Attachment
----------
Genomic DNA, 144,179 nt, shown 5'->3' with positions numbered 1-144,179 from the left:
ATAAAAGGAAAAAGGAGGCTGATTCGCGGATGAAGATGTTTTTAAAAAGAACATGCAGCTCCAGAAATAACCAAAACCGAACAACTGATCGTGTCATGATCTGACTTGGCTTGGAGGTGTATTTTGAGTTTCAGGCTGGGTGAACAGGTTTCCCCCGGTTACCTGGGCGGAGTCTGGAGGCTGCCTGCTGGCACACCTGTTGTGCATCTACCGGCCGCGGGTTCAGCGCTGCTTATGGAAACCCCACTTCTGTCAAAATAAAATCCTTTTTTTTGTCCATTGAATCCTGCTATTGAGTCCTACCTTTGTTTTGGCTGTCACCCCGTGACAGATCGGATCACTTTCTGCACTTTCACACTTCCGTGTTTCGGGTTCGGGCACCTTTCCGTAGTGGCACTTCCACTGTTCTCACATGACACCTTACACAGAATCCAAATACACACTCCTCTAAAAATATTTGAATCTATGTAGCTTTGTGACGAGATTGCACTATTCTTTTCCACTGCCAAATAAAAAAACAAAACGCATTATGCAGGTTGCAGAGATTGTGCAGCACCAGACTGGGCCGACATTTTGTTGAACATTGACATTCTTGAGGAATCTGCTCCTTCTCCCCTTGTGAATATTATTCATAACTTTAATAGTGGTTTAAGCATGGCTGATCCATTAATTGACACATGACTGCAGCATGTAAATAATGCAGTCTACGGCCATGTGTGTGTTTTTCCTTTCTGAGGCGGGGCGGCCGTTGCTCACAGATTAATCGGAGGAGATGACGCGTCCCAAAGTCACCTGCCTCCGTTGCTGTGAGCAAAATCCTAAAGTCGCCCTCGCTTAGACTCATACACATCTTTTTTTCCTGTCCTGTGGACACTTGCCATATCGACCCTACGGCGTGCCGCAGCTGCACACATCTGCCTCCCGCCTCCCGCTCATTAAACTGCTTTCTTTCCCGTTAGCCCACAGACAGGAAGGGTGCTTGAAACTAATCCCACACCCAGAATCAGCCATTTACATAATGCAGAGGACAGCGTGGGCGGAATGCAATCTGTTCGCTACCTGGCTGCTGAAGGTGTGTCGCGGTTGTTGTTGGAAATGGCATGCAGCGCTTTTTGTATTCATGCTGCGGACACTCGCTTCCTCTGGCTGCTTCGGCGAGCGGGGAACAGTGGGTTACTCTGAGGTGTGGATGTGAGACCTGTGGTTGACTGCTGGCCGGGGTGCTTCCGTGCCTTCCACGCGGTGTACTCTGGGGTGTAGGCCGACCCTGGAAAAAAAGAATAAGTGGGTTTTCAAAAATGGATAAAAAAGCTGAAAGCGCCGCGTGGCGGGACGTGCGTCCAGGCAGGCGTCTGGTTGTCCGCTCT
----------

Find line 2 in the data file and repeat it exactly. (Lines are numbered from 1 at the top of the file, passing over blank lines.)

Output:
ATAAAAGGAAAAAGGAGGCTGATTCGCGGATGAAGATGTTTTTAAAAAGAACATGCAGCTCCAGAAATAACCAAAACCGAACAACTGATCGTGTCATGATCTGACTTGGCTTGGAGGTGTATTTTGAGTTTCAGGCTGGGTGAACAGGTTTCCCCCGGTTACCTGGGCGGAGTCTGGAGGCTGCCTGCTGGCACACCTGTTGTGCATCTACCGGCCGCGGGTTCAGCGCTGCTTATGGAAACCCCACTTCTGTCAAAATAAAATCCTTTTTTTTGTCCATTGAATCCTGCTATTGAGTCCTACCTTTGTTTTGGCTGTCACCCCGTGACAGATCGGATCACTTTCTGCACTTTCACACTTCCGTGTTTCGGGTTCGGGCACCTTTCCGTAGTGGCACTTCCACTGTTCTCACATGACACCTTACACAGAATCCAAATACACACTCCTCTAAAAATATTTGAATCTATGTAGCTTTGTGACGAGATTGCACTATTCTTTTCCACTGCCAAATAAAAAAACAAAACGCATTATGCAGGTTGCAGAGATTGTGCAGCACCAGACTGGGCCGACATTTTGTTGAACATTGACATTCTTGAGGAATCTGCTCCTTCTCCCCTTGTGAATATTATTCATAACTTTAATAGTGGTTTAAGCATGGCTGATCCATTAATTGACACATGACTGCAGCATGTAAATAATGCAGTCTACGGCCATGTGTGTGTTTTTCCTTTCTGAGGCGGGGCGGCCGTTGCTCACAGATTAATCGGAGGAGATGACGCGTCCCAAAGTCACCTGCCTCCGTTGCTGTGAGCAAAATCCTAAAGTCGCCCTCGCTTAGACTCATACACATCTTTTTTTCCTGTCCTGTGGACACTTGCCATATCGACCCTACGGCGTGCCGCAGCTGCACACATCTGCCTCCCGCCTCCCGCTCATTAAACTGCTTTCTTTCCCGTTAGCCCACAGACAGGAAGGGTGCTTGAAACTAATCCCACACCCAGAATCAGCCATTTACATAATGCAGAGGACAGCGTGGGCGGAATGCAATCTGTTCGCTACCTGGCTGCTGAAGGTGTGTCGCGGTTGTTGTTGGAAATGGCATGCAGCGCTTTTTGTATTCATGCTGCGGACACTCGCTTCCTCTGGCTGCTTCGGCGAGCGGGGAACAGTGGGTTACTCTGAGGTGTGGATGTGAGACCTGTGGTTGACTGCTGGCCGGGGTGCTTCCGTGCCTTCCACGCGGTGTACTCTGGGGTGTAGGCCGACCCTGGAAAAAAAGAATAAGTGGGTTTTCAAAAATGGATAAAAAAGCTGAAAGCGCCGCGTGGCGGGACGTGCGTCCAGGCAGGCGTCTGGTTGTCCGCTCT